Although diseases of the digestive system are not lethal, they can cause suffering to children and their parents.
The cause of these diseases is basically down to behaviour. Children have a natural tendency to be adventurous. When they find something attractive, they put it in their mouths. This habit makes them vulnerable to gastro-oral route infections through their saliva.
A gastrointestinal virus means children will experience queasiness, upset stomach, low-grade fever, dehydration, vomiting of green stomach bile and general lack of energy.
Six-month old babies tend to be particularly exposed to this virus because, at this stage of their development, they regularly put their hands or contaminated toys into their mouths. Another environment where the virus is highly contagious and effectively circulates is in schools, the result of children sharing toys with their classmates. Here the virus may spread through the saliva or through saliva-soaked hands touching surfaces and toys. Although a gastrointestinal virus is highly contagious, it is not dangerous and can be prevented through good hygiene habits. In general, it is recommended that parents teach their children to wash their hands frequently.
However, certain cases may present with severe symptoms. For instance, if a child is vomiting two or three times per day, they run the risk of dehydration so a visit to the doctor is recommended.
Much of the food that we do not prepare ourselves these days tends to be presented in such a way as to be attractive to children. Whether on special occasions such as the National Children’s Day or on ordinary weekends, children enjoy the new experiences of participating in a variety of outdoors activities and oe of the most enjoyable parts of these adventures is the food and drink. The very hot and humid climate in a country like Thailand naturally makes people sweaty and thirsty, but parents should not just allow their children to consume whatever they wish. Bad consumption habits can harm their children’s digestive systems.
Diarrhoea is caused by a pathogen in unclean food or drink, the germs from which penetrate into the stomach and the large intestine. Symptoms include having three episodes of watery stool per day or one mucous bloody stool. Diarrhoea can be caused by a virus or bacteria.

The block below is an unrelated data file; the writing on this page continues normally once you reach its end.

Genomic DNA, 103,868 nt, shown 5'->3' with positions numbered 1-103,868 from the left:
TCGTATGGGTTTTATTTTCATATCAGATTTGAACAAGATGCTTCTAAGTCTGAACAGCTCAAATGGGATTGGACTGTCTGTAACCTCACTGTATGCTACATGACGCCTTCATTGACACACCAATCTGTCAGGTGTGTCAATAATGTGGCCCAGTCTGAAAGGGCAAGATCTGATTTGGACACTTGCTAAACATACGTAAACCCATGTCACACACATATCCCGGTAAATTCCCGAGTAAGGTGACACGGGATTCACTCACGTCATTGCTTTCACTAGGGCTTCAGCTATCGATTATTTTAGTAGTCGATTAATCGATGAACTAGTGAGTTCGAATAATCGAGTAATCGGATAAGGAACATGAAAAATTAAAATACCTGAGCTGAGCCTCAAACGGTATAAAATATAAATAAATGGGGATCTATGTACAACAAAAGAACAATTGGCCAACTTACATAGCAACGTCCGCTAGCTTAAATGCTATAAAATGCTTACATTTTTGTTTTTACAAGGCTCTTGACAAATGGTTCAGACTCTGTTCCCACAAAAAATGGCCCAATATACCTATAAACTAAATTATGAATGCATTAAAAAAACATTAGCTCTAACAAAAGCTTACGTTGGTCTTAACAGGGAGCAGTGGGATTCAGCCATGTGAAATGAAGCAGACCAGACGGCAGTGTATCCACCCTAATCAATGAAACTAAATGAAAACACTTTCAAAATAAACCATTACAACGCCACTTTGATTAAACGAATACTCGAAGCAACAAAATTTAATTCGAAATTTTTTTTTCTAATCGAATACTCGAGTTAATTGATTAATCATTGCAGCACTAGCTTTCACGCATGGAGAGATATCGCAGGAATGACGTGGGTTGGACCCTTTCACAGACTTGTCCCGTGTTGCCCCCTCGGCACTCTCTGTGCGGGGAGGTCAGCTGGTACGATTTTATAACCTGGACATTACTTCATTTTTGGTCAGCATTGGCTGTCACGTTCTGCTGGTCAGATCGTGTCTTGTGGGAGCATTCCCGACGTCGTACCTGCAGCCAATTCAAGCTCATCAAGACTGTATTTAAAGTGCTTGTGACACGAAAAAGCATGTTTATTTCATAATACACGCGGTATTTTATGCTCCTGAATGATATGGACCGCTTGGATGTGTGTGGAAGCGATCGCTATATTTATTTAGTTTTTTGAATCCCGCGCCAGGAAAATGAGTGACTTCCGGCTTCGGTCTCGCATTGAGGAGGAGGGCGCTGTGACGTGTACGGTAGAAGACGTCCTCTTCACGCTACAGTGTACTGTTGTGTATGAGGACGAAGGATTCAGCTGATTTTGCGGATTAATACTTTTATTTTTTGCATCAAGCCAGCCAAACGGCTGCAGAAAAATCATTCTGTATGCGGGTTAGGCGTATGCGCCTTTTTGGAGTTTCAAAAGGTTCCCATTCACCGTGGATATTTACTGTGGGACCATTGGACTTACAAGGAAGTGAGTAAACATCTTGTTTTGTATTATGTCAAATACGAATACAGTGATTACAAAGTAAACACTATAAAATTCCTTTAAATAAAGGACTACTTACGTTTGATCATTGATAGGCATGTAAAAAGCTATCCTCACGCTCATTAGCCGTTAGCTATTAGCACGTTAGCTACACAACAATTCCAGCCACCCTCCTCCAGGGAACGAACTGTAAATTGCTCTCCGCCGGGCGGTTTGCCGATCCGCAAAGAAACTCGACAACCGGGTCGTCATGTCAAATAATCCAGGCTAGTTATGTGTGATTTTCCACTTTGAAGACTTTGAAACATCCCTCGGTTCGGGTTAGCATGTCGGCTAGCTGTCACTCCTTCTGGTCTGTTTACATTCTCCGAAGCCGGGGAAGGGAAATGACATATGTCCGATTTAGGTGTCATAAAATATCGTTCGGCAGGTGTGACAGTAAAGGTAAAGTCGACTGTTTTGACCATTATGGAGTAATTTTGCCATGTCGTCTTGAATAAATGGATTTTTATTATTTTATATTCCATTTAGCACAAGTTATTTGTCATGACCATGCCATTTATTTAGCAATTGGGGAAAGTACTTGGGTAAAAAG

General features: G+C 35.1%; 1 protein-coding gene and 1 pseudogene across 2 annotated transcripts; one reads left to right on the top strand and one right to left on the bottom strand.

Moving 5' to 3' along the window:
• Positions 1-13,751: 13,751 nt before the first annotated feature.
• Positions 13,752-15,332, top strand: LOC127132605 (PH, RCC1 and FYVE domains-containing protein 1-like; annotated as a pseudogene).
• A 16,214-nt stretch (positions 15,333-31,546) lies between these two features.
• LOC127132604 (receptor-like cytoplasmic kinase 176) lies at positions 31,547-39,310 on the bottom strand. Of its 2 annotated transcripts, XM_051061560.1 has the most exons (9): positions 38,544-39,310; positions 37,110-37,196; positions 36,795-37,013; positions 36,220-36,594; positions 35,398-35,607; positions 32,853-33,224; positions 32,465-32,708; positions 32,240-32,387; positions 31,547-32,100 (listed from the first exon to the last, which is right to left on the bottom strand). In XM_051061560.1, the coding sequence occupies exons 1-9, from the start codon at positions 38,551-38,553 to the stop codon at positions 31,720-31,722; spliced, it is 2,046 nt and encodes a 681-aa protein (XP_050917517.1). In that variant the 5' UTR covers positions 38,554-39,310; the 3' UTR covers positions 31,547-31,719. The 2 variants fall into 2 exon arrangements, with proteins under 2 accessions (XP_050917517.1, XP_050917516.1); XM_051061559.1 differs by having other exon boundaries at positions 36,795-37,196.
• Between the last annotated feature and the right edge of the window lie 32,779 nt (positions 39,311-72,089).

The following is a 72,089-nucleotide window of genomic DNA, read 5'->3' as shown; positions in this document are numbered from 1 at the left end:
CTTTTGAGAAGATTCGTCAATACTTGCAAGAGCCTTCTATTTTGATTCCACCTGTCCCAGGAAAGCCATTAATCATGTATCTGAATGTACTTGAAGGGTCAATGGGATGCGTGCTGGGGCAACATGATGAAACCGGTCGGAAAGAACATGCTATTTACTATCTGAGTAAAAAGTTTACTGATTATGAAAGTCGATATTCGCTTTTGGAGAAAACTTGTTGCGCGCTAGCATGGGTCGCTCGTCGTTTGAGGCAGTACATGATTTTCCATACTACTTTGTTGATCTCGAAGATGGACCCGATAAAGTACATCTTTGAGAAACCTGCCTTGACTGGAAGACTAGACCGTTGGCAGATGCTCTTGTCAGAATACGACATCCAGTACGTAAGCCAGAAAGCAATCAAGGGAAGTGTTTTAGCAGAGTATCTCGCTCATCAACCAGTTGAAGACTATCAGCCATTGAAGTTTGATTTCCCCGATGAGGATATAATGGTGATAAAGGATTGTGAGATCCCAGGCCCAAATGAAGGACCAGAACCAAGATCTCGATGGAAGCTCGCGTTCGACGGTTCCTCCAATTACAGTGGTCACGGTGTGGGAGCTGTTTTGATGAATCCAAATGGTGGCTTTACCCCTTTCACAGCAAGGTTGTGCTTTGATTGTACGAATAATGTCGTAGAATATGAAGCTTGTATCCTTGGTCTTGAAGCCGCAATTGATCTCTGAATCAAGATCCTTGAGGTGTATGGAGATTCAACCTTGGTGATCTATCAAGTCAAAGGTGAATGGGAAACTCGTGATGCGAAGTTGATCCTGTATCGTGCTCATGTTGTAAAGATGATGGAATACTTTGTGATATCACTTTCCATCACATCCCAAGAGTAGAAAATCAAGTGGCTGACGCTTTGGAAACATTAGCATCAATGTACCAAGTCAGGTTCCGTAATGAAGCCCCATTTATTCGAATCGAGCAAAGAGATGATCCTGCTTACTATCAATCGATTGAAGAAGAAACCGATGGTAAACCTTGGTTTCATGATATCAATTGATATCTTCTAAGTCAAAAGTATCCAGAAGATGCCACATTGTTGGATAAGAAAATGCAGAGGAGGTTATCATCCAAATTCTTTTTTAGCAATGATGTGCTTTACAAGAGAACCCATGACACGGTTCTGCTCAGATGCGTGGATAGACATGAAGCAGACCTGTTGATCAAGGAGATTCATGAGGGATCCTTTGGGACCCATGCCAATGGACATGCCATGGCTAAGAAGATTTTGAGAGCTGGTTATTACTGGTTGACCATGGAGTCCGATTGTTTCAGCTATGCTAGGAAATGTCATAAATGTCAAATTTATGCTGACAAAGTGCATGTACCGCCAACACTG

Children infected with virus-induced diarrhoea experience a low-grade fever and watery stools, although with minimal loss of energy. While it is not necessary to see a doctor in such cases, it is important to keep the child well hydrated in order to alleviate the symptoms. Prepare a glass of oral rehydration solution to be gradually fed to the child every three to four hours. Avoid feeding the child from a milk bottle or through a tube as the intestine does not adjust to absorb fluids well in this way. As a result, the minerals will quickly be excreted in the stool.
Symptoms of rotavirus-induced diarrhoea are more pronounced with eight to 10 episodes of watery stool that leave the child dehydrated and weak. In these cases, a visit to the doctor is recommended and the child may need to be admitted to hospital to allow the doctor to observe developments.
Bacterial diarrhoea from dysentery and salmonella infection is much more dangerous. Noticeable symptoms of bacterial diarrhoea include high-grade fever, mucous bloody stool and cramping abdominal pain. Children with bacterial diarrhoea need to take antibiotics and should visit a doctor immediately.
Physicians provide symptomatic treatment to cure digestive tract infection in children, However, the most effective way to handle this problem is prevention. It has been found that school children have a high propensity to experience digestive tract infection, as they spend a great deal of time engaged in communal activities and sharing objects together. Each child should have his or her own water bottle, and teachers should encourage children to wash their hands and shared objects frequently.
These simple steps will not only cultivate good hygiene habits in children but also keep them safe from many avoidable diseases.
Finally, children and parents planning outdoors activities that involve food need to be aware that food stand operators tend to decorate their products to attract buyers, so always take the benefits, safety, and economy of the food into consideration. Try always to select food with natural colouring, dine in restaurants free of flies, and avoid food created obviously to attract attention, such as giant meatballs and red velvet crushed ice.
These items may contain harmful substances to which some children may be allergic.
Parents are much better off preparing simple food, such as fried egg sandwiches, for the kids. And make sure they always wash their hands before meals.
DR PATCHARIN AMORNVIPAS is a paediatrician gastroenterologist and hepatologist at Samitivej Children’s Hospital – Srinakarin Campus. |Call (02) 378 9082-83.